Several of the university’s graduate programs are once again ranked in the top 50 according to the latest issue of “America’s Best Graduate Schools” published by U.S. News & World Report. UGA’s College of Education is ranked in a tie at 21st, the School of Law is tied at 34th and the Terry College of Business is tied at 46th.
“It is always pleasing when the academic programs at the University of Georgia are recognized for their excellence,” says UGA President Michael F. Adams. “Graduate education is an increasingly critical part of UGA’s mission and the economy of the state of Georgia. Graduate students play an important role in the UGA research program which generates hundreds of millions of dollars for Georgia, and holders of graduate and professional degrees are well positioned to succeed in the knowledge economy.”
Maureen Grasso, dean of UGA’s Graduate School, agrees.
“These rankings reflect the high quality of work we’re engaged in and our commitment to superior graduate education,” she says. “We are delighted with this acknowledgement as we continue to promote innovative research and prepare future leaders.”
UGA’s College of Education rose from 27th last year to 21st this year. The university’s graduate programs in education are ranked among the top 14 public universities in the nation and second only to the University of Virginia in the South.
“Our rise among the top 20 public research schools of education in the nation is a tribute to the excellence and hard work of both our faculty and students,” says Dean Louis Castenell. “It is gratifying that in an increasingly competitive field, we are improving in almost every program. More important than rankings, however, is the continuing fulfillment of our mission to make a positive difference in the lives of children and families.”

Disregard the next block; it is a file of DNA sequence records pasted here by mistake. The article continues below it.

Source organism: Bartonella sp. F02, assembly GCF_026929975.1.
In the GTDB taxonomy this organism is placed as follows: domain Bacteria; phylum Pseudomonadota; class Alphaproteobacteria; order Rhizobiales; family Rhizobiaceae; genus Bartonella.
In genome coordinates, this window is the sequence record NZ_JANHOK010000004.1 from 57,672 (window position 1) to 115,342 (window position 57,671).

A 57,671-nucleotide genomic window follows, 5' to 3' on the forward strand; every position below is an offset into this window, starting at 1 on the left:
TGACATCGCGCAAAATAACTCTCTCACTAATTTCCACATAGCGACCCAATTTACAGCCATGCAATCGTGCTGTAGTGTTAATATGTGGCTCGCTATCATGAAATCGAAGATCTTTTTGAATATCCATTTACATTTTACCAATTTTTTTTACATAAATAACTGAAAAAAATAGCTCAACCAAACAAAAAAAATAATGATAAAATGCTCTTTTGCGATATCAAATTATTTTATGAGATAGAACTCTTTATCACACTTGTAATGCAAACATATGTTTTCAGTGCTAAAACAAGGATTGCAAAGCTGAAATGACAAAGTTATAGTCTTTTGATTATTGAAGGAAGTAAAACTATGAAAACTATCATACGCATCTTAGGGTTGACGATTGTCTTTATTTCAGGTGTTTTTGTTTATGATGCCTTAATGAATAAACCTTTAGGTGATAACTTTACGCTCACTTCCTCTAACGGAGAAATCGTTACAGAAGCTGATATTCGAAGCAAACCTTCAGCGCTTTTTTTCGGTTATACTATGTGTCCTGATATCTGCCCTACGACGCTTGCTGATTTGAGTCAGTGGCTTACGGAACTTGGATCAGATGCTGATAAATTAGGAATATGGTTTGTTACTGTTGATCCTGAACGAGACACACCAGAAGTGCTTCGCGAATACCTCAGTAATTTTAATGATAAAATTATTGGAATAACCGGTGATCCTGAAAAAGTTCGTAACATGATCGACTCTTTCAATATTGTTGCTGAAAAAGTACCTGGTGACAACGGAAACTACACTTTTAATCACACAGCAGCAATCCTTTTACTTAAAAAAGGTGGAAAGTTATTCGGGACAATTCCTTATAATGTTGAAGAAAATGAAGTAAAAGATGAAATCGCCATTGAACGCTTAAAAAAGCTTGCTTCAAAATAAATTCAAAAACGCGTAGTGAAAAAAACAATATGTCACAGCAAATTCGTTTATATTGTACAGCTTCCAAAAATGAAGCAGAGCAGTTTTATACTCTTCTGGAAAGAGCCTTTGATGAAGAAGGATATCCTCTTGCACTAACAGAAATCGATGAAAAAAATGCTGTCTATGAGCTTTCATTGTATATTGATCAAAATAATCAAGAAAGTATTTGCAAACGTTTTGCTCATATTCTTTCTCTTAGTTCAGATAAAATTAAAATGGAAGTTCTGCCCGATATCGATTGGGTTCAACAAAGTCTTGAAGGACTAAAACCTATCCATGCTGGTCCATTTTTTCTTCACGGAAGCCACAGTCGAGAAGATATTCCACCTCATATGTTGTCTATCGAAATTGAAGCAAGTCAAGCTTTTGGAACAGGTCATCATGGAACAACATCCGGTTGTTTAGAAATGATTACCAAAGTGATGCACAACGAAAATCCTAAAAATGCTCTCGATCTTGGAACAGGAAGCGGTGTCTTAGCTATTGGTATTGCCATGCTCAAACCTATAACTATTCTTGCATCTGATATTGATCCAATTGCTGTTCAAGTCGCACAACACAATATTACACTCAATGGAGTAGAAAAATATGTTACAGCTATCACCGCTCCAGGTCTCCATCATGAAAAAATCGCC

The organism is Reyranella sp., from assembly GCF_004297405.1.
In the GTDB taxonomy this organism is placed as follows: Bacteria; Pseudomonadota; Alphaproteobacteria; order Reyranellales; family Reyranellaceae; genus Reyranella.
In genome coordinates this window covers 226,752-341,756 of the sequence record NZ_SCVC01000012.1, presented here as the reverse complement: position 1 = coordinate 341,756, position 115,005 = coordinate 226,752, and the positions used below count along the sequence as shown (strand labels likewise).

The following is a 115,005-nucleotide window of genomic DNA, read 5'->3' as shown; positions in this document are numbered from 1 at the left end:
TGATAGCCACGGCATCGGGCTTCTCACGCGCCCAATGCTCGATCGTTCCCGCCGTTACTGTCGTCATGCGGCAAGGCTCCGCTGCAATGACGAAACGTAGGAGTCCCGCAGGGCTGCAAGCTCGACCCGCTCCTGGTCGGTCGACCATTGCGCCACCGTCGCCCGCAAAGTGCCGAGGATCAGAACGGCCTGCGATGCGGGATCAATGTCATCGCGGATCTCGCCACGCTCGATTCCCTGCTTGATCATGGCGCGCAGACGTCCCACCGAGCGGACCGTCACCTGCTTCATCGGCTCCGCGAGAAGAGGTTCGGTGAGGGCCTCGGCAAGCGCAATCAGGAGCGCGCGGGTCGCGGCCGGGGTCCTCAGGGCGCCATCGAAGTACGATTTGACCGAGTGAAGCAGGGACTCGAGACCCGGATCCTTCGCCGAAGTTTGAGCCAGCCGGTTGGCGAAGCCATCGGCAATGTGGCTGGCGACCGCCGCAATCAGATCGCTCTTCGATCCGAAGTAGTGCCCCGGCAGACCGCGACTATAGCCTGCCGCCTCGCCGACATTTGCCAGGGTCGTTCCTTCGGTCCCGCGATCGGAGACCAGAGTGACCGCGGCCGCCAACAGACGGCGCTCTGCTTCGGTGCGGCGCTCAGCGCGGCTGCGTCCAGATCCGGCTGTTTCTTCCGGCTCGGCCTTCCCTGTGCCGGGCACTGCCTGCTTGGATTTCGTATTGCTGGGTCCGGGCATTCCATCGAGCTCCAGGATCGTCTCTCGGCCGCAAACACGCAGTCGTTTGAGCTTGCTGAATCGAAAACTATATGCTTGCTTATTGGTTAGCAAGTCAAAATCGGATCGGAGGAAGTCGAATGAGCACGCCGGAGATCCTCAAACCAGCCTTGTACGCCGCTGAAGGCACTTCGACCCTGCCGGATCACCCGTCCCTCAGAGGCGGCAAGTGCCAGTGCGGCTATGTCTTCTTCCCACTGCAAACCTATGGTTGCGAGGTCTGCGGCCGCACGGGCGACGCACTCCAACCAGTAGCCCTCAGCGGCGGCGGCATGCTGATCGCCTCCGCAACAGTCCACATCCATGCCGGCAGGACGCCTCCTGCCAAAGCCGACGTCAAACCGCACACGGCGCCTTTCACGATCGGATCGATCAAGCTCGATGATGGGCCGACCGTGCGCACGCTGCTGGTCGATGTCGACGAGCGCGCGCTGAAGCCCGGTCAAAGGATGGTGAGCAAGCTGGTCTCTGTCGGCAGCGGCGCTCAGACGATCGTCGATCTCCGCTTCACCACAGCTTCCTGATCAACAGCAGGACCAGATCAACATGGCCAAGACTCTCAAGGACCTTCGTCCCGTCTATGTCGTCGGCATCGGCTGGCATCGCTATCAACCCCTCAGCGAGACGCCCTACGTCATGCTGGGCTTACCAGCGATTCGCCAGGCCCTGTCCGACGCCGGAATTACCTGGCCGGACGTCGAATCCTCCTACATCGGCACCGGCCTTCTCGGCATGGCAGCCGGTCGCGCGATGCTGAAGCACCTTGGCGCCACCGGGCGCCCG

In specialty programs, six UGA graduate education programs are again ranked in the top 10: elementary education ranked third; vocational/technical education ranked fourth; secondary education ranked fifth; the counseling/personnel services program tied for fifth; higher education administration (the Institute of Higher Education) tied for seventh, up from 20th in four years; and the college’s curriculum/instruction program ranked ninth.
The School of Law moved up two places in the rankings to number 34. School of Law Dean Rebecca H. White says that while she takes all rankings with a grain of salt, she was pleased with the move.
The Terry College of Business maintained its top 50 position in the U.S. News ranking of graduate business programs. Ranked 46th, the business college’s average starting salary and bonus for 2005 M.B.A. graduates improved by more than $7,000-to $75,349-over the previous year.
“We’re always pleased to be counted among the nation’s most highly regarded M.B.A. programs,” says Dean P. George Benson of the Terry College. “Because we’re a very selective program, we’ve recently been able to put in place an extensive personalized leadership development program that includes one-on-one professional coaches for all our students. Larger M.B.A. programs can’t even attempt such offerings. The Terry M.B.A. now delivers both the business expertise that’s expected and the leadership skills and behaviors that companies are telling us they want.”
UGA also ranked 40th among Ph.D. programs in the sciences. In the biological sciences specialties, ecology/evolutionary biology and microbiology tied for eighth.
Not all programs are ranked every year. In 2004, the public administration program in the School of Public and International Affairs was ranked third, and the School of Social Work was ranked 28th overall and third in the South. In 2005, the College of Pharmacy was ranked 22nd.